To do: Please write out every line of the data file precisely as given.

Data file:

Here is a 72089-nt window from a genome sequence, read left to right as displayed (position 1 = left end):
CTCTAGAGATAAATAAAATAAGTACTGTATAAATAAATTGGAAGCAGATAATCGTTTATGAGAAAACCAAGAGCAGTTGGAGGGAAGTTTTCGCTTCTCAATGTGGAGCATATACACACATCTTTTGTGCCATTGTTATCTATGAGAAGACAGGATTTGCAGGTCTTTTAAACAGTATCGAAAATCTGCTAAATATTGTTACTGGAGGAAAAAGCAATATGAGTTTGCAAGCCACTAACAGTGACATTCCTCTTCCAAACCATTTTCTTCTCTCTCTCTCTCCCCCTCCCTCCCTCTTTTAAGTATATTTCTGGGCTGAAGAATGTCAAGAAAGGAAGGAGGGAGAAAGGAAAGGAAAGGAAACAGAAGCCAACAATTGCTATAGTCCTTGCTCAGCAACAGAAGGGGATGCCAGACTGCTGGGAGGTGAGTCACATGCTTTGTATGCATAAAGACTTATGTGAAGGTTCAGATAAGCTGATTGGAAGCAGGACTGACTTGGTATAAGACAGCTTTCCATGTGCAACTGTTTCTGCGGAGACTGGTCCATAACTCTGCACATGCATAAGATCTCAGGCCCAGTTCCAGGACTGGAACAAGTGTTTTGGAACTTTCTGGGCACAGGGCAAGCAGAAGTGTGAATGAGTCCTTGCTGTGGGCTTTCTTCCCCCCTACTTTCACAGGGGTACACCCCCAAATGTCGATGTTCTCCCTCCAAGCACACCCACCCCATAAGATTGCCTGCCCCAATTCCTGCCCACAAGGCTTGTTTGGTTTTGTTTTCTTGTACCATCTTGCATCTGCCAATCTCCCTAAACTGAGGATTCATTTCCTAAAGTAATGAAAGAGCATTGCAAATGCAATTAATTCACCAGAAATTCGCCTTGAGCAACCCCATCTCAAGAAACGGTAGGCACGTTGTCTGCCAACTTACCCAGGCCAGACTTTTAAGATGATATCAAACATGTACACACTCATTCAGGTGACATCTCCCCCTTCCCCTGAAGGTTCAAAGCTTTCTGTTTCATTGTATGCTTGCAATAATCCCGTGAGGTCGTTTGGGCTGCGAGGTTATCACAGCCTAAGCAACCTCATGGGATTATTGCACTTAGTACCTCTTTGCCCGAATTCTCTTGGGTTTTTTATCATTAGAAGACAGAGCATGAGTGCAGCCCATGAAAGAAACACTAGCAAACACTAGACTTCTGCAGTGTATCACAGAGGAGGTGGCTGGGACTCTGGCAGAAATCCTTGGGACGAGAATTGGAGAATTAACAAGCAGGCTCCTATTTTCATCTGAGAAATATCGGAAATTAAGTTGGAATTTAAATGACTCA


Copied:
Here is a 72089-nt window from a genome sequence, read left to right as displayed (position 1 = left end):
CTCTAGAGATAAATAAAATAAGTACTGTATAAATAAATTGGAAGCAGATAATCGTTTATGAGAAAACCAAGAGCAGTTGGAGGGAAGTTTTCGCTTCTCAATGTGGAGCATATACACACATCTTTTGTGCCATTGTTATCTATGAGAAGACAGGATTTGCAGGTCTTTTAAACAGTATCGAAAATCTGCTAAATATTGTTACTGGAGGAAAAAGCAATATGAGTTTGCAAGCCACTAACAGTGACATTCCTCTTCCAAACCATTTTCTTCTCTCTCTCTCTCCCCCTCCCTCCCTCTTTTAAGTATATTTCTGGGCTGAAGAATGTCAAGAAAGGAAGGAGGGAGAAAGGAAAGGAAAGGAAACAGAAGCCAACAATTGCTATAGTCCTTGCTCAGCAACAGAAGGGGATGCCAGACTGCTGGGAGGTGAGTCACATGCTTTGTATGCATAAAGACTTATGTGAAGGTTCAGATAAGCTGATTGGAAGCAGGACTGACTTGGTATAAGACAGCTTTCCATGTGCAACTGTTTCTGCGGAGACTGGTCCATAACTCTGCACATGCATAAGATCTCAGGCCCAGTTCCAGGACTGGAACAAGTGTTTTGGAACTTTCTGGGCACAGGGCAAGCAGAAGTGTGAATGAGTCCTTGCTGTGGGCTTTCTTCCCCCCTACTTTCACAGGGGTACACCCCCAAATGTCGATGTTCTCCCTCCAAGCACACCCACCCCATAAGATTGCCTGCCCCAATTCCTGCCCACAAGGCTTGTTTGGTTTTGTTTTCTTGTACCATCTTGCATCTGCCAATCTCCCTAAACTGAGGATTCATTTCCTAAAGTAATGAAAGAGCATTGCAAATGCAATTAATTCACCAGAAATTCGCCTTGAGCAACCCCATCTCAAGAAACGGTAGGCACGTTGTCTGCCAACTTACCCAGGCCAGACTTTTAAGATGATATCAAACATGTACACACTCATTCAGGTGACATCTCCCCCTTCCCCTGAAGGTTCAAAGCTTTCTGTTTCATTGTATGCTTGCAATAATCCCGTGAGGTCGTTTGGGCTGCGAGGTTATCACAGCCTAAGCAACCTCATGGGATTATTGCACTTAGTACCTCTTTGCCCGAATTCTCTTGGGTTTTTTATCATTAGAAGACAGAGCATGAGTGCAGCCCATGAAAGAAACACTAGCAAACACTAGACTTCTGCAGTGTATCACAGAGGAGGTGGCTGGGACTCTGGCAGAAATCCTTGGGACGAGAATTGGAGAATTAACAAGCAGGCTCCTATTTTCATCTGAGAAATATCGGAAATTAAGTTGGAATTTAAATGACTCA